TU Delft
Education Type
Education print this page print this page     
2012/2013 Technology, Policy and Management Master Complex Systems Engineering and Management
Strategic Management of Large Engineering Projects
Module Manager
Name E-mail
Dr. W.W. Veeneman    W.W.Veeneman@tudelft.nl
Name E-mail
Dr.ir. M.G.C. Bosch-Rekveldt    M.G.C.Bosch-Rekveldt@tudelft.nl
Dr. S. Filippov    S.Filippov@tudelft.nl
Dr. W.W. Veeneman    W.W.Veeneman@tudelft.nl
Prof.dr.ir. A. Verbraeck    A.Verbraeck@tudelft.nl
Dr. J.L.M. Vrancken    J.L.M.Vrancken@tudelft.nl
Contact Hours / Week x/x/x/x
Education Period
Start Education
Exam Period
Course Language
Expected prior knowledge
SPM4132 Designing Multi-actor Systems from an Actor Perspective
Domain specific profile electives (for example spm9228 or spm6101)
Complex technological projects show a:

technological complexity: advanced technologies are applied with many technological interdependencies. This offers a situation where technology is dynamic and many uncertainties exist.;
social complexity: many different actors are involved with diverging interests and capacities.
The focus is on managing this type of projects. Attention is given to the role of planning, budgeting and design, steering in a situation of asymmetric information and external legitimating. A distinction is made between two management types:

project management (Alexander Verbraeck)
process management (Wijnand Veeneman).
The course is split up into three parts, first introducing the role of project management in large engineering projects, second reintroducing process management and its role in these projects, and finally a focus on the integration of both perspectives.
Course Contents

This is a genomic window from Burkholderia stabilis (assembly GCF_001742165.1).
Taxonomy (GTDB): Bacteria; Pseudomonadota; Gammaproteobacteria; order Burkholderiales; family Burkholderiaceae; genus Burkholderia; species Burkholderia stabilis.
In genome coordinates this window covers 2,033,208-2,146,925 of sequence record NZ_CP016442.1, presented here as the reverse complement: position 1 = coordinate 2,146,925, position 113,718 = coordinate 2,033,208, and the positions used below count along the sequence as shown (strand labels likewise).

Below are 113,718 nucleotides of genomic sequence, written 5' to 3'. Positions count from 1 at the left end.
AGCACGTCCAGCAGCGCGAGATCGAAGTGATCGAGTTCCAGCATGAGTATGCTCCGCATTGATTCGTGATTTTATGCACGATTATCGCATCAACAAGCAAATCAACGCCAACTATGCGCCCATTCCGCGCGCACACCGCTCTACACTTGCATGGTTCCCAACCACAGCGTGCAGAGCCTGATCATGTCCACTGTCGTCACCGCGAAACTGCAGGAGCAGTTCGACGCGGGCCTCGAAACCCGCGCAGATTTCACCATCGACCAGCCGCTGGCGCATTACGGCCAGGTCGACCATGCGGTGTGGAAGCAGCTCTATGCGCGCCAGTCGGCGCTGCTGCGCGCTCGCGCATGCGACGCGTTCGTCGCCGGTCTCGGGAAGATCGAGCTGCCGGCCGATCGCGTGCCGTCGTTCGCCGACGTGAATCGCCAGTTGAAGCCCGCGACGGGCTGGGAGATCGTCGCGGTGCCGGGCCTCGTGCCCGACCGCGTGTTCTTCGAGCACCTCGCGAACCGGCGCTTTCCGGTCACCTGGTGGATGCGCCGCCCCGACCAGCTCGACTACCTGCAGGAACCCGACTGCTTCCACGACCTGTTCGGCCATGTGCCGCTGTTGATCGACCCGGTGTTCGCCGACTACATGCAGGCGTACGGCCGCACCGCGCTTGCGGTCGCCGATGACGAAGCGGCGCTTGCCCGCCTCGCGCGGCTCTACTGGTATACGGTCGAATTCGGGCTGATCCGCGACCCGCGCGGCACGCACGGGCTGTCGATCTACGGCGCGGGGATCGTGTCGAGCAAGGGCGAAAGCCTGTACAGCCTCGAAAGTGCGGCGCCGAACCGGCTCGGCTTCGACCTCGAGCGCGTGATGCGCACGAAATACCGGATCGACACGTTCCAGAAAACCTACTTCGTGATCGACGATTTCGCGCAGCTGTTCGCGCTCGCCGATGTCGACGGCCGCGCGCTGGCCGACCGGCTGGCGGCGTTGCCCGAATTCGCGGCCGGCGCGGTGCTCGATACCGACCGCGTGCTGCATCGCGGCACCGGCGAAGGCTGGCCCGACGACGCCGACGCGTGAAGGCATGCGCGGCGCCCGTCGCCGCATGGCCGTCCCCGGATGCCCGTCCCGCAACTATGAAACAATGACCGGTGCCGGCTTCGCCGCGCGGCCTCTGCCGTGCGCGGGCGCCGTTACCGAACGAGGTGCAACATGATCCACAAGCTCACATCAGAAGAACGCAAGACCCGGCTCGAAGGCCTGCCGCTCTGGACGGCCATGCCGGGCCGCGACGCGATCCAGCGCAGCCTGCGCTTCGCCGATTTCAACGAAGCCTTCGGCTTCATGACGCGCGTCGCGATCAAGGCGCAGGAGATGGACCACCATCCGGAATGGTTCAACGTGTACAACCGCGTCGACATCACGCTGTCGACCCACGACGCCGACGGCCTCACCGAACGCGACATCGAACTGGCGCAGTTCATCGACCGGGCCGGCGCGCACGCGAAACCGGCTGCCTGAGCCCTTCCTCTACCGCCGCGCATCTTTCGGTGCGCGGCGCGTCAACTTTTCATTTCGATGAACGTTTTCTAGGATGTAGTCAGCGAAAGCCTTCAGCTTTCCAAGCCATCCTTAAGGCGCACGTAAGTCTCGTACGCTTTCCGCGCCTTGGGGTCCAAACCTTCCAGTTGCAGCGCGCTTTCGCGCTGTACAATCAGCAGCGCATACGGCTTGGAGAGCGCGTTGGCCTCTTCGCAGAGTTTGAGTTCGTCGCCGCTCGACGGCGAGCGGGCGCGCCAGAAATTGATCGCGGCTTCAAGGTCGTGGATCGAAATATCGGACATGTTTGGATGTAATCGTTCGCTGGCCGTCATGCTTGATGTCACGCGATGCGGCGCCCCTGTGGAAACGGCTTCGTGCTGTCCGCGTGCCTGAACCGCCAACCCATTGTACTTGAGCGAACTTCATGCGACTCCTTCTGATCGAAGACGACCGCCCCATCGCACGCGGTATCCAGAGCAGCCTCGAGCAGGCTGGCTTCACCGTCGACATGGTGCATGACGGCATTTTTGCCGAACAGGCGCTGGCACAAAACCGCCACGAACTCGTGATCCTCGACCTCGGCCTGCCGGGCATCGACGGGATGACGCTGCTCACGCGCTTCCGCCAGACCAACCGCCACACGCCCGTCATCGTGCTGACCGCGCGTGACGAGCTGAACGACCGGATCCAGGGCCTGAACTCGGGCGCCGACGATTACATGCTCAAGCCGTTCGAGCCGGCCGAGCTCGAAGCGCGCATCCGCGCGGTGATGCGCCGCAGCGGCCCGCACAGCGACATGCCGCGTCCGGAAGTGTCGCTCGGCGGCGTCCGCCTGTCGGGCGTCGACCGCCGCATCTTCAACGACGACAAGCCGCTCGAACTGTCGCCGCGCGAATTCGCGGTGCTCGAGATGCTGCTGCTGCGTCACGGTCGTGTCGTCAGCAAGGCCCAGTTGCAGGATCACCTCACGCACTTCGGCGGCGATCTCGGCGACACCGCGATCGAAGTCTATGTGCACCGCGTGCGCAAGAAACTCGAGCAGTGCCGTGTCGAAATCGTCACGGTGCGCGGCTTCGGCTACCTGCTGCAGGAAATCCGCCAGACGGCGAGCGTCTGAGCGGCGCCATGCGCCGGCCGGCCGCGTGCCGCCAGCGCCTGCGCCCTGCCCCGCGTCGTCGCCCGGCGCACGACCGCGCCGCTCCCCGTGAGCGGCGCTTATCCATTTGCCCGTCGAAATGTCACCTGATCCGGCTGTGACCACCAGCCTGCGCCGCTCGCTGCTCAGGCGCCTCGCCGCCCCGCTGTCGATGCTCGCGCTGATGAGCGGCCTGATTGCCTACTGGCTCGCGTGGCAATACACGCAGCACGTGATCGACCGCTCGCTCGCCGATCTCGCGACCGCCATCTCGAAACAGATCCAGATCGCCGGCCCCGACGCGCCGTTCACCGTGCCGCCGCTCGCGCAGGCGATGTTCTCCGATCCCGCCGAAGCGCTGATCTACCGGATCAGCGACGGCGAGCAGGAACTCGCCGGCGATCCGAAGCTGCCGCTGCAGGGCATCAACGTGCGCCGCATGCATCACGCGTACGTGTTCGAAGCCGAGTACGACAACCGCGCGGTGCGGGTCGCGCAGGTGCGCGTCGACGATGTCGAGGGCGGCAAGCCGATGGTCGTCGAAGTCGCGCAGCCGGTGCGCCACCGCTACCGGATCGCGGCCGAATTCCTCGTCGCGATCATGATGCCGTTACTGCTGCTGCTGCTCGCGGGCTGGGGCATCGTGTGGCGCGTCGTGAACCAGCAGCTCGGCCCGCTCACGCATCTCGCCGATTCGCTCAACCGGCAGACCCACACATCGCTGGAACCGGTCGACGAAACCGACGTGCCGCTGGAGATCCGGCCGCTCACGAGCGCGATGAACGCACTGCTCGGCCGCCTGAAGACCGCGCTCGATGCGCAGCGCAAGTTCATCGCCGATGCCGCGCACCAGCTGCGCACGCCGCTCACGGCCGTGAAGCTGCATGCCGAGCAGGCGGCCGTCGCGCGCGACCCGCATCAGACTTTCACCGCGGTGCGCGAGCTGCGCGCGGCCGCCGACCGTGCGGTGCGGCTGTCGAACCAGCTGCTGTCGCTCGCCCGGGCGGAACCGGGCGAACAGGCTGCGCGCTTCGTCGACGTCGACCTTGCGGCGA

See Blackboard
Study Goals
Integration of traditional project management and process management is used as a basis for the analysis of complex technological projects and formulate recommendations for their management. Students are put in situations where they can acquire and apply skills. The objective is to let students understand how the application of project management and process management can support project goals. The analytical part focuses on understanding the pro�s and cons of both approaches and understand how they can be combined intelligently. The skills part focuses on the applying the acquired understanding in the simulated complex technological projects. The focus here is on Learning-by- doing.
A variety of forms is used: lectures, assignments, and simulation games. Also the examination focuses on the application of knowledge acquired during the course, using a short case description.

Learning goals are:
� Recognize complex technological projects.
� Apply project management in complex technological projects.
� Apply process management in complex technological projects.
� Explain the applicability of project management and process management tools for given cases.
� Appraise project situations for management interventions
� Select and combine appropriate responses from project management and process management.
Education Method
The course tries to combine analysis with experience. This means the course makes ample use of alternative forms of meetings, including assignments, simulation games, and workshops. These can be scheduled on different hours than the standard lecture hours. A full program is available at the opening lecture.
The assignments are handed out and discussed during the lectures and available on Blackboard. As the course makes ample use of alternatives form of lectures, dates and times of meetings can change. As Blackboard is the basis for communication, enrolment in Blackboard is requested.
Literature and Study Materials
Reader spm4416, available from Blackboard at the start of the course.

Miller, R. and D.R. Lessard, [2000] The strategic management of large engineering projects, MIT Press
The simulation game requires active participation. All assignments together form a case portfolio. This portfolio is 40 percent of the grade at the end of each quarter. Two written exams at the end of each quarter offer 60 percent of the grade at the end of each quarter. The final mark is the average of both quarters. Each assessment element should be passed with a minimum grade of 6.0.